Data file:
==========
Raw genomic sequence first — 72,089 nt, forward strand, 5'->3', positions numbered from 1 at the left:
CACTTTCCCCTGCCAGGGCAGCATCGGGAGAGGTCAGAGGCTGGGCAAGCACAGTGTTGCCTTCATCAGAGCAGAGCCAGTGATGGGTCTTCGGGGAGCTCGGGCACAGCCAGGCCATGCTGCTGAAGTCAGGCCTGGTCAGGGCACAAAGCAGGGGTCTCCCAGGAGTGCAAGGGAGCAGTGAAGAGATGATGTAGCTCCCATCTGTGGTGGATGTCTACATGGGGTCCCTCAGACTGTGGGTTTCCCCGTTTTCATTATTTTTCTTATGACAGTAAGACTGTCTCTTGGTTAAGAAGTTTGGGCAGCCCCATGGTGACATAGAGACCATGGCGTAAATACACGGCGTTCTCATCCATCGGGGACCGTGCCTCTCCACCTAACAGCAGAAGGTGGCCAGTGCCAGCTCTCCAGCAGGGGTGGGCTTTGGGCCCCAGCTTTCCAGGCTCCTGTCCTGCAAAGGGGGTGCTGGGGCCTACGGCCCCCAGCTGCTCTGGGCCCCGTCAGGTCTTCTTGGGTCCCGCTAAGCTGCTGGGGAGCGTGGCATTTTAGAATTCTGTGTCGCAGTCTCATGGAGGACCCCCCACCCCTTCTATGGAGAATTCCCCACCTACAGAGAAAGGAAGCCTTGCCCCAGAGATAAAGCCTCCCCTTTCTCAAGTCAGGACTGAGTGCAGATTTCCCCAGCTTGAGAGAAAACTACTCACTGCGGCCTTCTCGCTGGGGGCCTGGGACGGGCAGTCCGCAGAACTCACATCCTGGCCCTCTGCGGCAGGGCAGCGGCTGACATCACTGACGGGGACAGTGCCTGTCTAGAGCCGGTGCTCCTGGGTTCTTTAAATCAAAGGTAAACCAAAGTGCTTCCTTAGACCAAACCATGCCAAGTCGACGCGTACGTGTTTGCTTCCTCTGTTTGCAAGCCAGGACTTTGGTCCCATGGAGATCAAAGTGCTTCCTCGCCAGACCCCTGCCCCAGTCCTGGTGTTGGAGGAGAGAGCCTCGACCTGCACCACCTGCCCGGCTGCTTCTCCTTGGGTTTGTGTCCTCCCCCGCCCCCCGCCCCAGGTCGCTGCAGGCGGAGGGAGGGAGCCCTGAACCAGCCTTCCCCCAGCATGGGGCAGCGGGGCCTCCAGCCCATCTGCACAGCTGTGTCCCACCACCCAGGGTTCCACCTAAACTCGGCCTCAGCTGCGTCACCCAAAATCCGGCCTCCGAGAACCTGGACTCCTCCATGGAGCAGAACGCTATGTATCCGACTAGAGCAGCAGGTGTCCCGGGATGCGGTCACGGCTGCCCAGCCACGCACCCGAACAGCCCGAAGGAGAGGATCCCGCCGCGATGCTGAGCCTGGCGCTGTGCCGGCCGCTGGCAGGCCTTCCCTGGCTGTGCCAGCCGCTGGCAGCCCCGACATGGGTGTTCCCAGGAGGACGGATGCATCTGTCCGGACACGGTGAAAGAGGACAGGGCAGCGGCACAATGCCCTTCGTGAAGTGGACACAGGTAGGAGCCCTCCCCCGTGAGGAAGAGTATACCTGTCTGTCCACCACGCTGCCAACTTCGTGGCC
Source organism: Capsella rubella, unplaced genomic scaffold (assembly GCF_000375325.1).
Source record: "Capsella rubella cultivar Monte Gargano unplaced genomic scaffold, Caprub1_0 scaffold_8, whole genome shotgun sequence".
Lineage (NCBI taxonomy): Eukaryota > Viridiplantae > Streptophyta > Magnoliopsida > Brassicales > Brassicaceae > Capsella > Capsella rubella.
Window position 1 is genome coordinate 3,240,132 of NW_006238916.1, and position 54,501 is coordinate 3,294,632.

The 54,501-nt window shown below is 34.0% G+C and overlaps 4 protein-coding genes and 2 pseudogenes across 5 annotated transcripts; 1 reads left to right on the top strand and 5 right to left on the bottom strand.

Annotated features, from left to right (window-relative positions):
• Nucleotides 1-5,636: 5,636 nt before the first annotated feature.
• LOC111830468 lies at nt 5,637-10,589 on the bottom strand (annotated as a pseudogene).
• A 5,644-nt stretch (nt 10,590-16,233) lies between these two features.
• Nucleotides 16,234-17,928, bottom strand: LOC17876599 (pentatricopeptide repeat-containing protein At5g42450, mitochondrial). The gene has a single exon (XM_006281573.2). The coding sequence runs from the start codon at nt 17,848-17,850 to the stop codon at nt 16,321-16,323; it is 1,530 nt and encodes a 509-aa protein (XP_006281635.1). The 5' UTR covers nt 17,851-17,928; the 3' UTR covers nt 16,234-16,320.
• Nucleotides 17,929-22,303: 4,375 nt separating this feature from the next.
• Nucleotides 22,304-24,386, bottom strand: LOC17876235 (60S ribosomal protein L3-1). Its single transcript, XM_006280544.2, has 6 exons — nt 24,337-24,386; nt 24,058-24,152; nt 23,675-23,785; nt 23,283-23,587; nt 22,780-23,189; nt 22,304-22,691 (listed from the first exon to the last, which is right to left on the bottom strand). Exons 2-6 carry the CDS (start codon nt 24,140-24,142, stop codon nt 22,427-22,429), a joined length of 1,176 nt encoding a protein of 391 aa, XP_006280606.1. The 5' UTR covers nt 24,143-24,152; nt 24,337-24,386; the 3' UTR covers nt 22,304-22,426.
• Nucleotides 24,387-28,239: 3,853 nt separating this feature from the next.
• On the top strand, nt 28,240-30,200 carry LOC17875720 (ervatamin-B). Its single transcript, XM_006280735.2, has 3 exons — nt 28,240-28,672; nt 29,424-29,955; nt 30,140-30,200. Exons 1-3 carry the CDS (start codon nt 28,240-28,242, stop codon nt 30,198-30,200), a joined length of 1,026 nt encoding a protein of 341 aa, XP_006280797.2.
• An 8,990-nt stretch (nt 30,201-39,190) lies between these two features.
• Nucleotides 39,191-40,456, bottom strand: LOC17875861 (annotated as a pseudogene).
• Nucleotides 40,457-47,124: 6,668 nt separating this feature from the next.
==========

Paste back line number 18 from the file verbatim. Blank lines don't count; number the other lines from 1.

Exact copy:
• Nucleotides 39,191-40,456, bottom strand: LOC17875861 (annotated as a pseudogene).